In Law and Popular Culture

If I could pick one thing about international law that keeps coming up in cop- and lawyer tv-shows, it’s this: Diplomats and embassies. Why? Because people get frustrated by what you cannot do to them: detain or enter them (respectively…..). The legal terms of art are ’immunity’ and ‘inviolability’. But what do they mean exactly, and can diplomats really get away with murder? Do domestic laws apply to them at all?

Territory, embassies and the law

From the movie ’Argo’ to many episodes of ’Law and Order’, there is a common misunderstanding about the nature of embassies. There exists a common notion that, for instance, the (premises of the) embassy of the Netherlands in the United States is territory of the Netherlands. it is not. But this misconception is understandable. In my example, the embassy premises are still US territory, but the devil lies in the details. Although US laws apply on Dutch embassy grounds, American law-enforcement officers are not allowed to enforce them on these grounds. Embassy grounds are what is called ’inviolable’. US officers are only allowed to come in with the permission of, in this case, the Netherlands.

Operation ’Nifty Package’

I have frequently used another example, namely that of Operation ’Nifty Package’ to illustrate inviolability of embassies. After the 1989 US invasion of Panama, President Noriega fled into the Vatican embassy. The US Army resorted to psychological warfare to force Noriega to surrender himself, knowing that it could not enter the embassy to get him. Army soldiers blasted the embassy with insanely loud music for days. Eventually, the Vatican Ambassador persuaded, coaxed Noriega to leave the embassy and surrender to the Americans. So the inviolability of the embassy was upheld and respected even in times of armed conflict. States acknowledge the importance of respecting that inviolability for the stability and smooth functioning of international relations. And respect includes the obligation of the host-state to protect the premises of embassies.

You can’t touch Them!

Similarly, diplomats are subject to the laws of the state in which they represent their country. However, as the mentioned cop- and lawyer shows reflect, diplomats may not be arrested for violating these laws. He has diplomatic immunity. If he is arrested nonetheless, the police is forced to release him as soon as possible. For many a very unsatisfactory state of affairs, which explains the frequent appearance of this dilemma on television. So yes, a diplomat may commit murder under the law, but he will get away with it, at least initially. The only way a diplomat may face trial in that case, is if his own state waives immunity, or when that state prosecutes the diplomat itself. How frustrating it must be for a local police offer or prosecutor to have overwhelming evidence that someone has committed a crime, only to have to stand idly by?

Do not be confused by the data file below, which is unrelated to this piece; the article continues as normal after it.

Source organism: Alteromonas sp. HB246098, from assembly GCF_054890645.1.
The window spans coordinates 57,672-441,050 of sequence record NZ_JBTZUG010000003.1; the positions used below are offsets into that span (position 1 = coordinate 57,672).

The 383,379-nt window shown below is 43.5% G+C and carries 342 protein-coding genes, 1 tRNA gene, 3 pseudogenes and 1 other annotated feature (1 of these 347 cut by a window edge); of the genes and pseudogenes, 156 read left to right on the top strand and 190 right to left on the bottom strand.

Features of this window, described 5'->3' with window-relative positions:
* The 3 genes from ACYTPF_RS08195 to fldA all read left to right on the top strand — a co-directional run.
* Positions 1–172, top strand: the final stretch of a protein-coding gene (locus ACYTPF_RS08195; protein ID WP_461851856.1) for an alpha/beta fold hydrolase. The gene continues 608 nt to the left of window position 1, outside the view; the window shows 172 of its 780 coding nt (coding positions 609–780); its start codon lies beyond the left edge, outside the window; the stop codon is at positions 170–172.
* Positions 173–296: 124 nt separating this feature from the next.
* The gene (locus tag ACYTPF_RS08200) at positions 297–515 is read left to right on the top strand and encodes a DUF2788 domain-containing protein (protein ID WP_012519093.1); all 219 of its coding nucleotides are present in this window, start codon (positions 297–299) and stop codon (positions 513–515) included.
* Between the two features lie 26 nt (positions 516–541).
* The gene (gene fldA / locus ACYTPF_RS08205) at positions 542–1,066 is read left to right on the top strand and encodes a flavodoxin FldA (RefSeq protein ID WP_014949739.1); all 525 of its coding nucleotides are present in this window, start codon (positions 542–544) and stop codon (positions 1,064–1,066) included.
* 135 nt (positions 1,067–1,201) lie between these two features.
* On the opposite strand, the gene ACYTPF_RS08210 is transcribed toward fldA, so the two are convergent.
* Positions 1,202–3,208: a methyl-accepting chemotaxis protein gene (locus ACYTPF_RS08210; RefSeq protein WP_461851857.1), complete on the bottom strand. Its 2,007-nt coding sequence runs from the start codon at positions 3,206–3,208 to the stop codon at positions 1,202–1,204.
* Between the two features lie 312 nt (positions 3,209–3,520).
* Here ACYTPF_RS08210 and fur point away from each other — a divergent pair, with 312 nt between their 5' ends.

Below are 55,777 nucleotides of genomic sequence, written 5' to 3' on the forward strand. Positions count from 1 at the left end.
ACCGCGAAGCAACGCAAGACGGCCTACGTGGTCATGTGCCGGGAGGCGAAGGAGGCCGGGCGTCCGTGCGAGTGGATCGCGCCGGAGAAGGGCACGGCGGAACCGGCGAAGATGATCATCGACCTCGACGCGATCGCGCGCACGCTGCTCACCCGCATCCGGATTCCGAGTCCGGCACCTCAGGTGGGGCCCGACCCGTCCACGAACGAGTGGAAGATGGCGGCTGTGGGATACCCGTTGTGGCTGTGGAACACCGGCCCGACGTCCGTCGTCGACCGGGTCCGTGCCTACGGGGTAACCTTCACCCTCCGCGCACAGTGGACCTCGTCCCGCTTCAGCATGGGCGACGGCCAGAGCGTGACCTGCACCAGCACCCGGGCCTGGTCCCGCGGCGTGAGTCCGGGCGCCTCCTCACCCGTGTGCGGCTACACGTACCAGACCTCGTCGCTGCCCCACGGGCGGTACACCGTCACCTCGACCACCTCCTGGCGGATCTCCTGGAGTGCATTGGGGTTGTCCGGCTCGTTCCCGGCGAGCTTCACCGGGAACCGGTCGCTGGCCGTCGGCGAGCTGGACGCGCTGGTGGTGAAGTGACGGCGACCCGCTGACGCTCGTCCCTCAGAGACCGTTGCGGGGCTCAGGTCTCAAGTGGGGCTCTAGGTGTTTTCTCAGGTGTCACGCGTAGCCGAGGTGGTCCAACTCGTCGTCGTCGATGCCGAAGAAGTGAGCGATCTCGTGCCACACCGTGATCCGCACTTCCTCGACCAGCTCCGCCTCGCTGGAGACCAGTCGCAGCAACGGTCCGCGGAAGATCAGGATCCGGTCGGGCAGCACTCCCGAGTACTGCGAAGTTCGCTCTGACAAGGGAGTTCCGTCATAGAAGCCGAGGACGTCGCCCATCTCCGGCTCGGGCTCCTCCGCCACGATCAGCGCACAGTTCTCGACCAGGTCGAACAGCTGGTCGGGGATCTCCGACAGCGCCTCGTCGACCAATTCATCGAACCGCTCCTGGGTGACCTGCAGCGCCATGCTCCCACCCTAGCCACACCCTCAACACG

The Good Wife

The beginning of an episode of ‘The Good Wife’ (season 3, episode 6) nicely illustrates the law on diplomatic immunity. Two suspects of a murder were arrested at the same time. One was the son of a Dutch diplomat, the other of a Taiwanese diplomat. On site, the representative of the Netherlands argues that the Dutch national has to be released. Erroneously, the prosecutor claims that he is immune from prosecution and not from investigation. But if investigation means detention, that would be illegal. During the forensic examination in the hospital, the judge orders the son of the Dutch diplomat to be released. Because Taiwan is not recognized as as state, the son of the Taiwanese diplomat does not have equal status and therefore no immunity. The judge allowed his detention to continue. The defense attorney (main character Alicia Florrick) protests and calls it unfair upon which the judge responds: ’When have you ever heard international relations to be fair?’.

So let it be clear. States may not interfere with diplomats and embassies.That may result in injustice, but often these things have a way of working themselves out. Because states can waive or lift the immunity so that he or she can be held accountable in the host-state. Most often the diplomat will be recalled back to the sending state, where he or she may face prosecution. The international law on diplomatic relations ensures smooth and tranquil international relations. As well as great television.


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